Sporty blond young woman in sportswear working out indoors, doing Butterfly Pose or Baddha Konasana

Fascia and the Vagus Nerve: Healing from the Inside Out

Dr. Arielle Schwartz
Updated: 
May 02, 2022

Have you ever had a morning in which you woke up with a painful knot in your neck? What happened? Did you sleep in a funny position or was it the wild dream that had you tossing and turning? Maybe it was due to the stressful work meeting you had the day before or because you feel worried about something in the future. While this may sound strange, your tight neck could even be related to what you ate the night before or an event that happened many years ago.

Intuitively, we all know that stress shows up in our bodies as muscular tension. But, when we look more closely at the body-mind connection we recognize that fascia plays a key role in how we physically experience stress and heal from traumatic events. Furthermore, since the vagus nerve plays an important role in communicating changes in the fascia to your brain, we explore how attending to vagal tone helps you to heal. 

Connective Tissue Tendon, photo by Berkshire Bioscience Library
Connective Tissue Tendon, Berkshire Bioscience Library

Fascia also plays a key role in your resilience. You can nourish the fascia and the vagus nerve by attending to your body and mind through sensory awareness, conscious breathing, and mindful movement. These tools help you to recover more quickly from stressful experiences and heal traumatic events from your past. 

Understanding Fascia

Connective Tissue Cartilage, photo by Berkshire Bioscience Library
Connective Tissue Cartilage, Berkshire Bioscience Library

Fascia, also known as connective tissue, is a fibrous web that extends into every structure and system of your body. There are many different types of fascia (see the images in this post to get a feeling for the varieties). These include superficial layers just under your skin and deeper layers that wrap around your bones and muscles. Fascia provides a nourishing and lubricating layer around your lungs which intertwines with your pericardium—the layer of fascia around your heart. You’ll also find connective tissue around all of your digestive organs. One of the key functions of a healthy fascia is that it allows the surrounding tissues to slide and glide across each other. 

Fascia is also found in each of your endocrine glands. The founder of Integral Anatomy, Dr. Gil Hedley, refers to fascia as a whole-body endocrine organ. For example, fascia plays a key role in transmitting hormones (e.g. adrenaline, estrogen, insulin, thyroid hormones, oxytocin) and neurotransmitters (e.g. serotonin, dopamine, GABA, acetylcholine) throughout your body. Thus we see that fascia is also deeply intertwined with the nervous system. Furthermore, fascia plays a key role in the immune system. 

Lack of movement, emotional stress, physical injury, and historical trauma can lead to the stickiness or hardening of fascia. There is a small amount of this hardening of the fascia that occurs each night when we sleep. Dr. Hedley refers to this as the “fuzz” that accumulates between the layers of the fascia. Over time, this fuzz can build up and is associated with vicious cycles of chronic pain, systemic inflammation, histamine intolerance, fibromyalgia, and chronic fatigue syndrome (myalgic encephalomyelitis). The good news is that mindful movement, deep breathing, and massage all help to melt the fuzz and rehydrate your fascia. (Scroll down to the bottom of this post for a video practice).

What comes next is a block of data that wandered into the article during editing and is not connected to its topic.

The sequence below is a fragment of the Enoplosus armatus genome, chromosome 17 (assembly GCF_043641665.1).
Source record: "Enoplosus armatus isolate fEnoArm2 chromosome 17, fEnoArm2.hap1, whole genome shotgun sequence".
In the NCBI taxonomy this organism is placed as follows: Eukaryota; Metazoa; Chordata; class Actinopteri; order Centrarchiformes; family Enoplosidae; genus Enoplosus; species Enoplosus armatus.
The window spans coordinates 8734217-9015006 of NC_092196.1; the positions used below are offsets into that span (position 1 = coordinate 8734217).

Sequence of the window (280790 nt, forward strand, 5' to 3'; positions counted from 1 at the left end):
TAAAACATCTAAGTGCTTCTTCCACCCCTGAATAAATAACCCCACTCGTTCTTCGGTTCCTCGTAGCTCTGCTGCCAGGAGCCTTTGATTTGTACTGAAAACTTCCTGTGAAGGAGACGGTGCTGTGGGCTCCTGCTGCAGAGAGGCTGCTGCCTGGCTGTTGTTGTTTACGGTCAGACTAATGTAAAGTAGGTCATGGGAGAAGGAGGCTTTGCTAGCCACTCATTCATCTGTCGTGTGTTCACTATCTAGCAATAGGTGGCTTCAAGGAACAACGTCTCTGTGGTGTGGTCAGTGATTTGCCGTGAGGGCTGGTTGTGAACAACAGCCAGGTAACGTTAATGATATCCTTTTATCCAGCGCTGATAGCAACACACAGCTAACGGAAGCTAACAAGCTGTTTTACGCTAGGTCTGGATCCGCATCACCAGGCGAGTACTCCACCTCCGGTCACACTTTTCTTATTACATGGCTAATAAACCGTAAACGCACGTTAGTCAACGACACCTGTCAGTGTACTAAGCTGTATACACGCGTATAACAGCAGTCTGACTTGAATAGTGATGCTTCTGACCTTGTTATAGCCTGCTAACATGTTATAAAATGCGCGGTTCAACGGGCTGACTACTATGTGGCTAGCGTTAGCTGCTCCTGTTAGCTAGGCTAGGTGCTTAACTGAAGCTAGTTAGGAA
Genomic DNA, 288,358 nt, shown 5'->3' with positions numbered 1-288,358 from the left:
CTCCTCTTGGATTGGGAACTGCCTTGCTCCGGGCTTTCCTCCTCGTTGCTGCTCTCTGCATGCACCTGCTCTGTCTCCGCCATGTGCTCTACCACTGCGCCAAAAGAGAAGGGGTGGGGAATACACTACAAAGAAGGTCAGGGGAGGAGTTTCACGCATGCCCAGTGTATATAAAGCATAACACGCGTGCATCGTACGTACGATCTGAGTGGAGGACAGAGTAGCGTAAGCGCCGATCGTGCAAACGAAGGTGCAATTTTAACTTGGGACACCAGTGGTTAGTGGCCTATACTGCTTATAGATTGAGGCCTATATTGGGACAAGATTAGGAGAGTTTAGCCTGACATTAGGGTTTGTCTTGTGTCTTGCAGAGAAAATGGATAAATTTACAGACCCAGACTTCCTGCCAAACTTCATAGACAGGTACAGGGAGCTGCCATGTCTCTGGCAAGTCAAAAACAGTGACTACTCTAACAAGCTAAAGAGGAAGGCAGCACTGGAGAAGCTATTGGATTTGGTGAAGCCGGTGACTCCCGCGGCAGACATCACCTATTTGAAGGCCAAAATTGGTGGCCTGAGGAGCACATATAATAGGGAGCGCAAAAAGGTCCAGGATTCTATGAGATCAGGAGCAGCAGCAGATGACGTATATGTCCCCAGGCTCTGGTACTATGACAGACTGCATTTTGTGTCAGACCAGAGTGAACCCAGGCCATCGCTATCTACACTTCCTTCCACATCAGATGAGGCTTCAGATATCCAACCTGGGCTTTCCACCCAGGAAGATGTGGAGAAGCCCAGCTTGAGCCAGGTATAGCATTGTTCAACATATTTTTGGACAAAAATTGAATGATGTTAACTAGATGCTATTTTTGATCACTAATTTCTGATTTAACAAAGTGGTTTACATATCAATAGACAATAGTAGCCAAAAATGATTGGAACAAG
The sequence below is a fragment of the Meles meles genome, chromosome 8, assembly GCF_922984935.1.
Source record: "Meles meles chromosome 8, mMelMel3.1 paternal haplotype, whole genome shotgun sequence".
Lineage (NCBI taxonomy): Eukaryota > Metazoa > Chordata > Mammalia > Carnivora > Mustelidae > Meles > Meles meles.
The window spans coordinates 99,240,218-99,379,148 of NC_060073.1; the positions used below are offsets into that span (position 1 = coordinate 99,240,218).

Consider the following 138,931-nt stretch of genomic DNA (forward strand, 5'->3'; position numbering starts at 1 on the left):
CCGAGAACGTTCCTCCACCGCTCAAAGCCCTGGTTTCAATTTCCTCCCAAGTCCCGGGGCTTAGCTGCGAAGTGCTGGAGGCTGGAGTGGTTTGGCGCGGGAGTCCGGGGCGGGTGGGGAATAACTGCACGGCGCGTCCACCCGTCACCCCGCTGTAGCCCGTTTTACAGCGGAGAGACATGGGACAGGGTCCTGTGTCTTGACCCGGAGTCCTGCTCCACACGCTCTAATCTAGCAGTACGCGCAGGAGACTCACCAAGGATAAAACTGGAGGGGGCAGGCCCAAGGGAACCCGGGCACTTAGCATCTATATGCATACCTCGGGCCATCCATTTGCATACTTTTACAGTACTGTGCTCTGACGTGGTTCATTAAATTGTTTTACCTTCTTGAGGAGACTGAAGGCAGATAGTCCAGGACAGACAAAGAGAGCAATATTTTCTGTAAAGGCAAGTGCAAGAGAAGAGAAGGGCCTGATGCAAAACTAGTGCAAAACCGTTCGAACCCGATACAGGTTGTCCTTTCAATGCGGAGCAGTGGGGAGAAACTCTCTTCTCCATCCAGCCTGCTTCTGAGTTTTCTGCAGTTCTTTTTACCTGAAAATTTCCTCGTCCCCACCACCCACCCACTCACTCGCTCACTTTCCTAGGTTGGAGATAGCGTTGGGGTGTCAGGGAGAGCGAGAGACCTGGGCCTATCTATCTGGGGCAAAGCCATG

Fascia and the Vagus Nerve

Connective Tissue Fibrocartilage, photo by Berkshire Bioscience Library
Connective Tissue Fibrocartilage, Berkshire Bioscience Library

The vagus nerve plays a key role in communicating changes in the fascia to your brain. You can think of the vagus nerve as a bi-directional information highway between brain and body that helps regulate your autonomic nervous system. Stressful events engage your sympathetic nervous system through the fight-or-flight response. The sympathetic nervous system is like a gas pedal that speeds you up. The vagus nerve provides a “vagal brake” which slows you down. When fully engaged, the vagus nerve allows you to let go of fight or flight to rest, digest, and bond with others during times of safety. However, in situations that are traumatic or life-threatening, this vagal brake can kick in an abrupt manner bringing you to a hard stop. This is referred to as vasovagal syncope which can lead to nausea, dizziness, or fainting.

The vagus nerve also plays a key role in your digestive system health as it innervates (extends into) the stomach, spleen, liver, intestines, and colon as part of the gut-brain axis. The gut has been called our second or “enteric” brain, in part because the gut is capable of producing the same neurotransmitters found in the brain. These neurochemicals are communicated between our digestive system and brainstem via the vagus nerve. However, the fascia plays a key role in the quality of the conversation.

You can think of fascia as the largest sensory organ in your body as it houses 250 million nerve endings. What is fascinating is that there are three times as many sensory neurons as motor neurons. Thus, fascia has a primary role in communicating information about what’s happening in your body to your brain. The tissues of the fascia are meant to expand and contract. 

Fascia’s Role in Trauma Response

However, when we have experienced a physical injury or emotional trauma we tend to go into shock, which restricts movement to ensure our survival. Simply put, we either move into freeze (tonic immobility) or faint (collapsed immobility) responses. If this trauma response doesn’t resolve, we can feel stuck in having too much tone in the body or too little. We lose that capacity to rhythmically expand and contract. 

Unresolved trauma has consequences on our emotional and physical health. Not only can the fascial fuzz build up, but without movement, we tend to lose our connection to our bodily sensations. We are more likely to feel disconnected or even dissociated. So, physical and emotional healing involves restoring a relationship with your body. However, when you have chronic pain or illness it is often difficult to reconnect to the body.

You may feel as though your body has betrayed you or that your illness has been a source of trauma in and of itself. Or, reconnecting to sensations might feel frightening because you are more likely to experience painful emotions or traumatic memories. So, the key is to progress slowly on the path toward embodiment. Fascia and the vagus nerve hold the keys to how to do this safely.